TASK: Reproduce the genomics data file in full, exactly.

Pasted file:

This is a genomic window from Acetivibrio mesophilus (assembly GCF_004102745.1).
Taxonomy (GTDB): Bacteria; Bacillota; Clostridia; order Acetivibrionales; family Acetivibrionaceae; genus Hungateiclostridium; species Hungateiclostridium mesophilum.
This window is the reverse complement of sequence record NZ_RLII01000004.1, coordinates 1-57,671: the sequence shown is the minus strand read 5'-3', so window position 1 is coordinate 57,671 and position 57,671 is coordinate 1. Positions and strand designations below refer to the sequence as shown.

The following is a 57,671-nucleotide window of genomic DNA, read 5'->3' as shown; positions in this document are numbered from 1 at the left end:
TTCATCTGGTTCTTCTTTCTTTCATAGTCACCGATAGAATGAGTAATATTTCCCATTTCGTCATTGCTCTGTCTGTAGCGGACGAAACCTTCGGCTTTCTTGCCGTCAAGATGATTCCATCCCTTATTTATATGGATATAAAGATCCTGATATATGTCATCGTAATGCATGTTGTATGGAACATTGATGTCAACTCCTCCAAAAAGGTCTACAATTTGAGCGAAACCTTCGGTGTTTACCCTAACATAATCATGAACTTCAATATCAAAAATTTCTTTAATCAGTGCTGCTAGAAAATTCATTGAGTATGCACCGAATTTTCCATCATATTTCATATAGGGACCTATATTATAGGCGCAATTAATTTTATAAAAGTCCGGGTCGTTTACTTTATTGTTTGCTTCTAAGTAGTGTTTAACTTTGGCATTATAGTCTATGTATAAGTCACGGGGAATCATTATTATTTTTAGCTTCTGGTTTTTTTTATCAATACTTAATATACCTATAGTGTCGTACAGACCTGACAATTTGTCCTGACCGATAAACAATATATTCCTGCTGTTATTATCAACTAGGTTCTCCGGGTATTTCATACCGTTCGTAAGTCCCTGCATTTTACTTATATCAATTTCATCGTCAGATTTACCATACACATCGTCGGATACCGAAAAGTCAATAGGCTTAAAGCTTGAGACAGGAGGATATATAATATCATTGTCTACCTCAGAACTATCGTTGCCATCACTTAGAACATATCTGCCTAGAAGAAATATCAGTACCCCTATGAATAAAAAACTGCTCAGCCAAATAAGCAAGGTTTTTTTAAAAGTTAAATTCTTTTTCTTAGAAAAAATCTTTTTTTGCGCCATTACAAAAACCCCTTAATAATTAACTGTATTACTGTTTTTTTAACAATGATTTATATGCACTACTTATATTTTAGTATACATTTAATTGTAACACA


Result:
This is a genomic window from Acetivibrio mesophilus (assembly GCF_004102745.1).
Taxonomy (GTDB): Bacteria; Bacillota; Clostridia; order Acetivibrionales; family Acetivibrionaceae; genus Hungateiclostridium; species Hungateiclostridium mesophilum.
This window is the reverse complement of sequence record NZ_RLII01000004.1, coordinates 1-57,671: the sequence shown is the minus strand read 5'-3', so window position 1 is coordinate 57,671 and position 57,671 is coordinate 1. Positions and strand designations below refer to the sequence as shown.

The following is a 57,671-nucleotide window of genomic DNA, read 5'->3' as shown; positions in this document are numbered from 1 at the left end:
TTCATCTGGTTCTTCTTTCTTTCATAGTCACCGATAGAATGAGTAATATTTCCCATTTCGTCATTGCTCTGTCTGTAGCGGACGAAACCTTCGGCTTTCTTGCCGTCAAGATGATTCCATCCCTTATTTATATGGATATAAAGATCCTGATATATGTCATCGTAATGCATGTTGTATGGAACATTGATGTCAACTCCTCCAAAAAGGTCTACAATTTGAGCGAAACCTTCGGTGTTTACCCTAACATAATCATGAACTTCAATATCAAAAATTTCTTTAATCAGTGCTGCTAGAAAATTCATTGAGTATGCACCGAATTTTCCATCATATTTCATATAGGGACCTATATTATAGGCGCAATTAATTTTATAAAAGTCCGGGTCGTTTACTTTATTGTTTGCTTCTAAGTAGTGTTTAACTTTGGCATTATAGTCTATGTATAAGTCACGGGGAATCATTATTATTTTTAGCTTCTGGTTTTTTTTATCAATACTTAATATACCTATAGTGTCGTACAGACCTGACAATTTGTCCTGACCGATAAACAATATATTCCTGCTGTTATTATCAACTAGGTTCTCCGGGTATTTCATACCGTTCGTAAGTCCCTGCATTTTACTTATATCAATTTCATCGTCAGATTTACCATACACATCGTCGGATACCGAAAAGTCAATAGGCTTAAAGCTTGAGACAGGAGGATATATAATATCATTGTCTACCTCAGAACTATCGTTGCCATCACTTAGAACATATCTGCCTAGAAGAAATATCAGTACCCCTATGAATAAAAAACTGCTCAGCCAAATAAGCAAGGTTTTTTTAAAAGTTAAATTCTTTTTCTTAGAAAAAATCTTTTTTTGCGCCATTACAAAAACCCCTTAATAATTAACTGTATTACTGTTTTTTTAACAATGATTTATATGCACTACTTATATTTTAGTATACATTTAATTGTAACACA